Biological Psychology Essay

Pages: 2 (615 words)  ·  Bibliography Sources: 1  ·  File: .docx  ·  Level: College Senior  ·  Topic: Anatomy

Temperature Regulation

Biological psychology

Temperature regulation: A function of the brain and the body

Temperature regulation: A function of the brain and the body

As warm-blooded animals, humans and other mammals and birds have a great advantage in temperature regulation. Unlike cold-blooded animals such as reptiles, insects, and amphibians, humans are capable of moving quite quickly in very cold temperatures. The human body is not dependant upon the environment to maintain a core temperature so the body's muscles can function effectively. 2/3 of human's total energy expenditure involves maintaining body temperature. We need more fuel as a species than a frog, but we are also capable of moving faster during cold weather to obtain higher-quality sources of protein and satisfy the needs of our many fast-twitch muscles (Kalat, 2008, p.293). Constant body temperatures and better-quality fuel may also have enabled humans to obtain enough nutrients to fuel greater brain cell activity as well.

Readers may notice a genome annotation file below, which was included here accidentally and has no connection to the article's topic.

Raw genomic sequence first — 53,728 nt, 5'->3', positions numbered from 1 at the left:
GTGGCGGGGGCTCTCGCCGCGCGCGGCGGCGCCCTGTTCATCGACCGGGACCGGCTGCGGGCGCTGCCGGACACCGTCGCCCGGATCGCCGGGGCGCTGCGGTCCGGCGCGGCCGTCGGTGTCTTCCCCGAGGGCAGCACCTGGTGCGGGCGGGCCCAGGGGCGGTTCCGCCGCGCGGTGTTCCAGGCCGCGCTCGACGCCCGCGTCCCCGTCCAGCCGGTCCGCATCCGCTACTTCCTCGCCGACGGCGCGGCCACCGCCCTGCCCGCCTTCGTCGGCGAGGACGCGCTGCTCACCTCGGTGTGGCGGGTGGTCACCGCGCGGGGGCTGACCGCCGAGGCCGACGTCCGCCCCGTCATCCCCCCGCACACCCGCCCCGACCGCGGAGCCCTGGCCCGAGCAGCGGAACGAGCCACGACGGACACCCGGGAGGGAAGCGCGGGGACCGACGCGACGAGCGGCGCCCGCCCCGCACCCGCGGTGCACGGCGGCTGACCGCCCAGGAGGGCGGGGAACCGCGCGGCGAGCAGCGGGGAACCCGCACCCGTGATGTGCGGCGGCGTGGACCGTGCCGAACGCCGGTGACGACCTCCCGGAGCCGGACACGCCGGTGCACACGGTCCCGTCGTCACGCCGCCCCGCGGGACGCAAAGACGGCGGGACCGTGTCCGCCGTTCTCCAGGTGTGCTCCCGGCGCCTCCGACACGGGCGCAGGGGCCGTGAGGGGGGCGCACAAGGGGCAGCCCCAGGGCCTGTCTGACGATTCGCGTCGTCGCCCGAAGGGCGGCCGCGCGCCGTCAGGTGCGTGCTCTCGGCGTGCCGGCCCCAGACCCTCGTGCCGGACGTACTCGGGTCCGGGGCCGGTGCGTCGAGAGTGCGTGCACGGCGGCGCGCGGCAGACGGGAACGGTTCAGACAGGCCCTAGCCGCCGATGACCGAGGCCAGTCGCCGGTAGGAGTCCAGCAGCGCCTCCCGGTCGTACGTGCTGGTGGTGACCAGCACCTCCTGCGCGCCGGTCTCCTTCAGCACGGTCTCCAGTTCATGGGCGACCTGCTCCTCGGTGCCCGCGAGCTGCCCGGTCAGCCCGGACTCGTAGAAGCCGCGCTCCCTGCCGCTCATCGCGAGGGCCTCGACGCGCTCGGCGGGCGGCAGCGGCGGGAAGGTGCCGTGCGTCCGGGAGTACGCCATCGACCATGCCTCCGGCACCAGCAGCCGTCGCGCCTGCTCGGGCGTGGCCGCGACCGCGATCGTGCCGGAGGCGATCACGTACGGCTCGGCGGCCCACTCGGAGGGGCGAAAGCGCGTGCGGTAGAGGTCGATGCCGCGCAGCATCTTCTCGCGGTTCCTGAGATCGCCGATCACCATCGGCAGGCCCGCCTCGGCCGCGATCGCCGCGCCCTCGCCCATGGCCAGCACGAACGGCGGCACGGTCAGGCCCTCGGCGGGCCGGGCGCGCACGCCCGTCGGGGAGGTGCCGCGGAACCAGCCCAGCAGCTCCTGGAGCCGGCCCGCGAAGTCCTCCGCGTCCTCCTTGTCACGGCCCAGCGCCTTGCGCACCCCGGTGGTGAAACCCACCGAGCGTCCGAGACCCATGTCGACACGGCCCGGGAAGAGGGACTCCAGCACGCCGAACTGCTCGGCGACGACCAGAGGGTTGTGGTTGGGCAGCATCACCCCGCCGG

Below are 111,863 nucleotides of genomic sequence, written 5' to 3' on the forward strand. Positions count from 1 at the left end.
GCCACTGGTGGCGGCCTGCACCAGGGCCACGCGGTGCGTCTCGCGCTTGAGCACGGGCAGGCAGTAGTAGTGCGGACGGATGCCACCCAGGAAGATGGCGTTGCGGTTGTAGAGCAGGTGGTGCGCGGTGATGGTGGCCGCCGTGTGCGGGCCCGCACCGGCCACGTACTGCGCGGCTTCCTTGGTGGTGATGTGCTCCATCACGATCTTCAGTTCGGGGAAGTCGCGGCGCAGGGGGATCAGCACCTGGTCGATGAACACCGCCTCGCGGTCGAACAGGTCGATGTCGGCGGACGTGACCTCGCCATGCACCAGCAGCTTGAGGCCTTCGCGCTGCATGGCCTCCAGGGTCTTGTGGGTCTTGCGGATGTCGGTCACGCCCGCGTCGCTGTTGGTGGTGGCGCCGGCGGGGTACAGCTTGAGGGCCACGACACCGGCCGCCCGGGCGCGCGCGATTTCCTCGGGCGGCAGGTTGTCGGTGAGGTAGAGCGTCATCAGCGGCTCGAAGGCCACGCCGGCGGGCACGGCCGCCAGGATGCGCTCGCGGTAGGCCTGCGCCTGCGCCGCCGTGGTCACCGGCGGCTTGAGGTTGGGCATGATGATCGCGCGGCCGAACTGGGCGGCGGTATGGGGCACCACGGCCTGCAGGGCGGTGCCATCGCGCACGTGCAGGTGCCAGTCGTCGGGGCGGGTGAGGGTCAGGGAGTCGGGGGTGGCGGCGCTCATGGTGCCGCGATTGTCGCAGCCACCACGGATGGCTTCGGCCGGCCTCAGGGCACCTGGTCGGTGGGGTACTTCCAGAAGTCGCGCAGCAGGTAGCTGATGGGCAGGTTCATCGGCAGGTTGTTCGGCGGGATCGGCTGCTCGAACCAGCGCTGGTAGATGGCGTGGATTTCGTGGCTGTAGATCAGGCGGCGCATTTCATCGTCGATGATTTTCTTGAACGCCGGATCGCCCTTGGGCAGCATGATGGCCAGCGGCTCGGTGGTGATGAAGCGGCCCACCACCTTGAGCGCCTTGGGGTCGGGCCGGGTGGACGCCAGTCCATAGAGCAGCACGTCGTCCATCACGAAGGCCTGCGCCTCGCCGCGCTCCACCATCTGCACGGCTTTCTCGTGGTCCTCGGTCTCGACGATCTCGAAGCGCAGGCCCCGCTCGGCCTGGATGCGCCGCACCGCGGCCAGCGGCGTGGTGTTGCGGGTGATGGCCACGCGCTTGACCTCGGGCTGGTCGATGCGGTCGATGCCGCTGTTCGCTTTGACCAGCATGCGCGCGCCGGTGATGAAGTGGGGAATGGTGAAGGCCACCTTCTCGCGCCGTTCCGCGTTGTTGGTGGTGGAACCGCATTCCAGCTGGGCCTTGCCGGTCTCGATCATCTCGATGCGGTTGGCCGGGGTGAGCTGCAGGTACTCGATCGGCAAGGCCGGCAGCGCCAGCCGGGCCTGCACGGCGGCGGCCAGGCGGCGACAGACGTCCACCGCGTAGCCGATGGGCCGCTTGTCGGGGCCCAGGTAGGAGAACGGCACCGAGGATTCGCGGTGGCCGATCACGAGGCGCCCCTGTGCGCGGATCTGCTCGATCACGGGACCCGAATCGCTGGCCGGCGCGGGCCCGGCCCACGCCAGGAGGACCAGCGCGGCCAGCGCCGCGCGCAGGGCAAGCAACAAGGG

However, humans are still quite fragile and are capable of functioning at an optimal level within only a relatively limited temperature range, as when temperatures exceed 41C, protein stability decreases (Kalat, 2008, p.295). But the higher the temperature, the more muscle activity can increase. Human's body temperature at 37C thus is considered an optimal compromise to maintain homeostasis. Slightly cooler temperatures are needed to maintain optimal fertility and ensure healthy fetal development (Kalat, 2008, p.293).

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The brain plays a critical function in temperature regulation. The preoptic area and anterior hypothalamus (POA/AH) are critical for temperature control (Kalat, 2008, p.294). Cells react based upon the temperature of the hypothalamus -- if the hypothalamus 'feels' cold, so does the organism. Temperature receptors in the skin and spinal cord also affect sensation and animals react most strongly to temperature when both their temperature receptors and the hypothalamus are receiving similar types of stimulation.

Essay on Biological Psychology Assignment

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How to Cite "Biological Psychology" Essay in a Bibliography:

APA Style

Biological Psychology.  (2009, December 1).  Retrieved June 22, 2021, from

MLA Format

"Biological Psychology."  1 December 2009.  Web.  22 June 2021. <>.

Chicago Style

"Biological Psychology."  December 1, 2009.  Accessed June 22, 2021.